The deaths of unusually high numbers of monarch butterflies in their winter nesting grounds has deepened the mystery surrounding how many of them exist. Researchers have suggested the death toll is twice as high as the previous estimate of their entire population.
Lincoln Brower, a zoologist and monarch expert, said: "This data is telling us we have to go back to square one" in estimating how many monarchs make the 3,000-mile migration from North America to Mexico.
He estimated that 150 to 250 million butterflies may have frozen to death this winter, the worst on record and up to twice the 110 million believed to have wintered in Mexico. Roberto Solis, the manager of the government butterfly reserve, estimated the death toll to be nearer 30 million, which is still well above the usual mortality rate of 10 to 15 per cent.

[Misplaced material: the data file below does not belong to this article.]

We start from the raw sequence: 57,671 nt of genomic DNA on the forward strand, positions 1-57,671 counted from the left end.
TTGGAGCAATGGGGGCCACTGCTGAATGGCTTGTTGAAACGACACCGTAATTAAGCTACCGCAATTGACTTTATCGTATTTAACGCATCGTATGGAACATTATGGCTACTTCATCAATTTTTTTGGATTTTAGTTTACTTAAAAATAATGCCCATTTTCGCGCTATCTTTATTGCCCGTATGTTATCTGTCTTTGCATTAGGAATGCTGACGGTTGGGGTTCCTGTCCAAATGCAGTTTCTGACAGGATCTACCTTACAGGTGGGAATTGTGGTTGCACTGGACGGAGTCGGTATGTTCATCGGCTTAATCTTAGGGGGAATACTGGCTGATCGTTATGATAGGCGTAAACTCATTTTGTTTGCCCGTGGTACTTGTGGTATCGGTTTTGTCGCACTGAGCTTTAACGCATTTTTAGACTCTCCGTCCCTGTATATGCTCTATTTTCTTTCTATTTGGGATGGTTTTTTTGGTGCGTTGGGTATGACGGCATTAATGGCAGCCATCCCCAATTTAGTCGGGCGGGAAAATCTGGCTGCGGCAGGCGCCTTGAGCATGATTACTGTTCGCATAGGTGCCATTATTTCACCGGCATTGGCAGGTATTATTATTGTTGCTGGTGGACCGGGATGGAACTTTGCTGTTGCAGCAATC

Mr Brower, who saw piles of dead monarchs a foot deep, said the deaths in the states of Mexico and Michoacan had resulted from freezing weather. Deforestation might have contributed, he said, by reducing the forest canopy, which regulates temperature.
But he said the monarchs were also threatened in the United States, where herbicides killed the plants the monarchs used for food. (AP)Reuse content